If you are an expat in Germany with children, at some point or the other you will probably have to endure that oh-so-anticipated but oh-so-dreaded journey of traveling home to wherever you hail from. If your kids are over the age of 5 or 6, the trip may not be so difficult, but if your kids are younger — be prepared!
Just when you think you have thought of everything, you are sitting on the airplane ready to relax for the next one or two or eight or nine hours, you realize that all of the pacifiers are in the bottom of the bag that you spontaneously checked at the check-in counter, hoping to save yourself from carrying one more thing, and the formula you brought is within reach, but the boiled water in the thermos had to be dumped out at security and the water that the flight attendants so nicely bring you is just that — boiling — and the baby is screaming and the two-year-old won’t sit down. Oh the joys!
I thought I was done with all this when my older two passed the age of not understanding why they had to sit down and be quiet while the plane is ascending or descending. We got through all of this before security was so tight and before they stopped letting you bring water with you. I bought Leap Pads and headphones and they were happy for a good while on the plane. During one harrowing flight with me on my own with a 5-year-old and a 3-year-old in which we had to transfer to Detroit in Toronto, the older one threw up on the bus between terminals and I discovered I had no clean clothes for her and no Canadian dollars and no credit card. Some kind soul bought us a Canada T-shirt and she wore it as a dress for the short flight to Detroit (under great protest). Of course, I had to clear two sets of customs with one sick child and one tired child whose skinny little legs couldn’t face walking anymore beforehand, and was forced to plead with the gate agents to provide me with an escort so we wouldn’t miss our flight. On the first leg of this same journey, a nice Irishman actually handed the older one 20 Euros and said they were the best-behaved kids he had ever experienced on a long-haul flight. Too bad he wasn’t flying to Detroit; I could have used the help!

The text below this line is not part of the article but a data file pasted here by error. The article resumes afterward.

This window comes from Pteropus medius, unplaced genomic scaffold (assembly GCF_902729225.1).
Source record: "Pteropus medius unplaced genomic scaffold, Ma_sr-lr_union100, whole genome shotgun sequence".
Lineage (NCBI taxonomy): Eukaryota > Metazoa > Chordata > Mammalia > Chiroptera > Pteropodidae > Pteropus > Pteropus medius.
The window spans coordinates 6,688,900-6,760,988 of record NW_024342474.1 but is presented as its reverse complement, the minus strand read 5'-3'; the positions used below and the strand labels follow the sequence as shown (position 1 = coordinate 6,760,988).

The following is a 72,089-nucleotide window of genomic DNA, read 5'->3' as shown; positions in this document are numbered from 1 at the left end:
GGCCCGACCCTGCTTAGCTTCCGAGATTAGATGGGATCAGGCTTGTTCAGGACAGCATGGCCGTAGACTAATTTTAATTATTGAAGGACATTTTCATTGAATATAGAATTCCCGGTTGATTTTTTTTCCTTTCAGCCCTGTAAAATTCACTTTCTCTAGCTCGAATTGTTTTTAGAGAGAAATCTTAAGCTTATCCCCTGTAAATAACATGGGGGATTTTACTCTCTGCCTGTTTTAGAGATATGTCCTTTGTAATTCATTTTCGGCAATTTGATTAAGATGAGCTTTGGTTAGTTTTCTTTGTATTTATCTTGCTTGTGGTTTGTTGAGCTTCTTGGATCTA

Now these two are old enough to be thrilled to watch as many movies as they can fit in over eight or nine hours on their personal screens built into the seats — thank you Northwest — and the only complaint they have is about the food. Unfortunately, I’m starting over again with the small children. Soon we will be flying home with an almost two-year-old and a seven-month-old. The almost two-year-old is of the friendly sort that tends to confuse grumpy German people with her overt friendliness. She talks to everyone and greets everyone and shakes hands and shares food. This may be amusing for the first hour of the flight, but after that it could get ugly. We can only hope that the 7-month-old makes full use of the bassinet and sleeps at least some of the way.
So as we prepare for the trip in the next couple of weeks, I’ll try to think of everything we could possibly need and pack the diaper bag accordingly. Unfortunately, what generally happens is, I’ll either forget something vital or whatever it is is buried in one of the seven nifty pockets of said bag or has fallen on the floor or under the seat in front of us. No matter how many books you bring, the kids are bound to get bored after approximately 47 minutes of flying time is behind you. So all of that parenting wisdom goes down the train. The two-year-old, who is hardly allowed to watch any TV at home, may simply be given a pair of headphones and plugged into Dora the Explorer until she falls asleep. And since she is currently our only child who isn’t picky about food, I can always keep her happy with sugar. How much chocolate am I allowed to bring in my carry on? Is that considered bribery?